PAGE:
Danny Akin Muddles Complementarianism
How Cruel Is His Kindness
“A kinder, more gentle form of complementarianism.”
These were the words of Danny Akin, President of the SBC’s Southeastern Seminary, as he described his vision to a group of future Bible expositors.
In a recent classroom talk, President Akin encouraged women to pursue advanced degrees in preaching at his seminary. He wants women to use their gifts in Sunday worship service pulpits — so as long as they stop short of becoming ordained elders.
The word which most troubled me when I read his statement? “Kinder.” Let’s loop back to that in a moment.
First, something must be understood.
There are those who root complementarian views in how they understand the created order. The Apostle Paul, for instance. And there are those who don’t.
In the Akin talk, this topic came up repeatedly. Akin was asked: “Do you think that there is a natural, God-given order that will appear in different relationships and in different ways?”
In other words, Dr. Akin, do you believe that when women accept role distinctions in the church they are submitting to a hierarchy God established in Genesis 2, when Eve was formed from Adam to be his helpmeet?
Akin’s extended answer was a contradicted muddle.
But let’s use a reliable hermeneutic for breaking down his words. Let the clear interpret the less clear. Here is a (relatively) clear, relevant section within Akin’s talk:
“Yes, but I think that’s fuzzy…So for example, she’s dead now, but if the equivalent to Margaret Thatcher were alive today in America, could I, would I vote for her for President? In a heartbeat, ten-thousand times over the President we have in the White House right now. You betcha I’d want to… So I don’t see — I don’t find anything in the Bible where it says that a woman cannot be king or a queen, or a prime-minister or president.”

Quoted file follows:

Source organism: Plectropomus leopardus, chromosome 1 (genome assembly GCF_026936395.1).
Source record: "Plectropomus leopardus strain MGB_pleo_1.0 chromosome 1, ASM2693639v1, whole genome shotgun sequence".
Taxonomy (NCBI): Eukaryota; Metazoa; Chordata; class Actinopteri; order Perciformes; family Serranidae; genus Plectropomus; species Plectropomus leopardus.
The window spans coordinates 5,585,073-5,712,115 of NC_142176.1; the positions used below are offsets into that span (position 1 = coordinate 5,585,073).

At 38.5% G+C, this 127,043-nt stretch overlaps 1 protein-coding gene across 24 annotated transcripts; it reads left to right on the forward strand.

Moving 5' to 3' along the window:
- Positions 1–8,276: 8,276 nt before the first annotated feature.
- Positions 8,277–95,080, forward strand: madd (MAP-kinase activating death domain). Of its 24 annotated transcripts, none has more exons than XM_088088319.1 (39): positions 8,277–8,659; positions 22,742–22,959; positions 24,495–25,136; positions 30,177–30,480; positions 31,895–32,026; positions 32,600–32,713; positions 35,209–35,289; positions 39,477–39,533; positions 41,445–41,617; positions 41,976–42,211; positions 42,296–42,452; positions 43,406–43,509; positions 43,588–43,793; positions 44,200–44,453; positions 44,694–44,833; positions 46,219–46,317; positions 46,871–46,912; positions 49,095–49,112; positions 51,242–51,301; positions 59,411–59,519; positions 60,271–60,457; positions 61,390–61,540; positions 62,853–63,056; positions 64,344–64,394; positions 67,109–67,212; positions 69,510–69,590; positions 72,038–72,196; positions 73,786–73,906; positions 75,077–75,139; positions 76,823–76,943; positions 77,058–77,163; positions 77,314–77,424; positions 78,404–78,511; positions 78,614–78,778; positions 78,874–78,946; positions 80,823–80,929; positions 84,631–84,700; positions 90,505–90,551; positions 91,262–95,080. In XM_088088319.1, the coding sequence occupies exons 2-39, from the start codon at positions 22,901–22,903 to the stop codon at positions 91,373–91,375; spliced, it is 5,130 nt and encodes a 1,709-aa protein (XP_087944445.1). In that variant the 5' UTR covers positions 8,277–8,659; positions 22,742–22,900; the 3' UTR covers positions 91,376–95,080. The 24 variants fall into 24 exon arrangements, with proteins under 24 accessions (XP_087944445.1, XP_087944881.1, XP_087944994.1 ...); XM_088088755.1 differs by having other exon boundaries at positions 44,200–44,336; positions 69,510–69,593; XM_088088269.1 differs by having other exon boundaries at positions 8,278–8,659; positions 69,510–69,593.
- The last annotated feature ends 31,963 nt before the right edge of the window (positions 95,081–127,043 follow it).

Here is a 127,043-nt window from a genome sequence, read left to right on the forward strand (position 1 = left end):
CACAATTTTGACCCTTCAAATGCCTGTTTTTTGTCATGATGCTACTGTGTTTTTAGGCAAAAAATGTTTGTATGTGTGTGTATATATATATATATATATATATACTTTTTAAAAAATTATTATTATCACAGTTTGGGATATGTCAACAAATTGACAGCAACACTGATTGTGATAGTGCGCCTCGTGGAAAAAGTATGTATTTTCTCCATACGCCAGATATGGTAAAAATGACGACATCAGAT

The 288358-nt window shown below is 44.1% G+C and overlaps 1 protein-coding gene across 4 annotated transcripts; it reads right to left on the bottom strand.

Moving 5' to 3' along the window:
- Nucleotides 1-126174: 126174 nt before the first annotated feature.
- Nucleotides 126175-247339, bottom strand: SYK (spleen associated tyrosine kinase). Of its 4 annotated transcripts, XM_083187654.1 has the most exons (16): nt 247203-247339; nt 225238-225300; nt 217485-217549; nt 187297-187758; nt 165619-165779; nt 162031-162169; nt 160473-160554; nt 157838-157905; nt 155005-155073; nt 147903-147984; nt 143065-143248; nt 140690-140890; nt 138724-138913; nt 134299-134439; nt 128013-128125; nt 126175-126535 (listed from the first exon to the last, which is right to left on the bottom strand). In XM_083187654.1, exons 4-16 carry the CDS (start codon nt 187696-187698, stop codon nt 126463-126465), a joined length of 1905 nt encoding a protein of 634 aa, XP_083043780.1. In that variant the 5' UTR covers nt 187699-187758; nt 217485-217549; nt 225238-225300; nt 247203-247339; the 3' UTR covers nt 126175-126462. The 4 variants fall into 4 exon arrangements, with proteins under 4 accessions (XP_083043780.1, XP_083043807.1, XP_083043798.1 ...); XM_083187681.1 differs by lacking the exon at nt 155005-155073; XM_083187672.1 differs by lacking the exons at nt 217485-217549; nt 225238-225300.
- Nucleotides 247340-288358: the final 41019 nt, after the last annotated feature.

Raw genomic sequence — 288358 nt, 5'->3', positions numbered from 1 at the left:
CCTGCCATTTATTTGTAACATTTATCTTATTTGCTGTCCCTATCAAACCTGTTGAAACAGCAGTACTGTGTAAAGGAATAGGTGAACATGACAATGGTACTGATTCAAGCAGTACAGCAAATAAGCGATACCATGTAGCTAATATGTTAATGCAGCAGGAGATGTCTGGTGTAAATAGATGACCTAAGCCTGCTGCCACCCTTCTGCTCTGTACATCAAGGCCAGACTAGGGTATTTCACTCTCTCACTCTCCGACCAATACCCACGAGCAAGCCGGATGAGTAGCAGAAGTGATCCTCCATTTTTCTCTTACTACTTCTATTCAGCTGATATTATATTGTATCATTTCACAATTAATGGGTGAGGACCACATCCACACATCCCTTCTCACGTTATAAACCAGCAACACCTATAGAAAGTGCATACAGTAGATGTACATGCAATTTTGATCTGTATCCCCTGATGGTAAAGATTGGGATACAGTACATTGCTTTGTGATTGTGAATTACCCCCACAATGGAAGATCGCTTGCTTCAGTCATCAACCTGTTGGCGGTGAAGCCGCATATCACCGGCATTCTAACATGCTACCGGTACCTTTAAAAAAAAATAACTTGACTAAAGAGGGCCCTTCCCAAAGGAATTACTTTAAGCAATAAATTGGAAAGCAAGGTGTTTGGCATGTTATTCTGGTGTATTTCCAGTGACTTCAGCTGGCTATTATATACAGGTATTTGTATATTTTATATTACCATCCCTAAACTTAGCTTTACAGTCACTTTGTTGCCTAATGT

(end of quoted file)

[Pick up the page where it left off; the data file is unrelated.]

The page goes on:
Sad to say, during this entire 36-minute presentation Akin did not allow the Bible to get a word in edgewise.
Had he been so inclined, here is what he could have read and exegeted to these future preachers of the word:
“I do not permit a woman to teach or to exercise authority over a man; rather she is to remain quiet. For Adam was formed first, then Eve; and Adam was not deceived, but the woman was deceived and became a transgressor” (I Tim. 2:12–14).
“The women are to keep silent in the churches; for they are not permitted to speak, but should be in submission, as the Law also says. If there is anything they desire to learn, let them ask their own husbands at home; for it is shameful for a woman to speak in church. Was it from you that the word of God first went forth? Or has it come from you only?” (1 Cor. 14:34–36)
“But I want you to understand that the head of every man is Christ, the head of a wife is her husband, and the head of Christ is God” (1 Cor. 11:3).
Does Akin believe these words are literal commands? Yes, he emphasized to the class his strong commitment to Biblical inerrancy.
But surely if inerrancy means anything wouldn’t it be a joyful love for whatever God has said? His words are sweeter than honey and better than riches. Such a spirit was sadly absent from Akin’s talk. He seemed to stumble over himself to describe what complementarianism does not actually have to mean.
So let’s do what Danny Akin didn’t. Let’s talk about God’s good plan. With joy.
As a woman I have a life calling to taste the words in the verses above and find them sweet. My submission to silence in the gathered assembly every Lord’s day is rooted in both the creation and the fall.
Like everything else in the Bible, these words make my heart very glad. What God ordains is always just as much for my good as it is for his magnificent glory.
When I cheerfully embrace quiet in my worship, I magnify his wisdom in creating Eve to be Adam’s helper. He does all things well.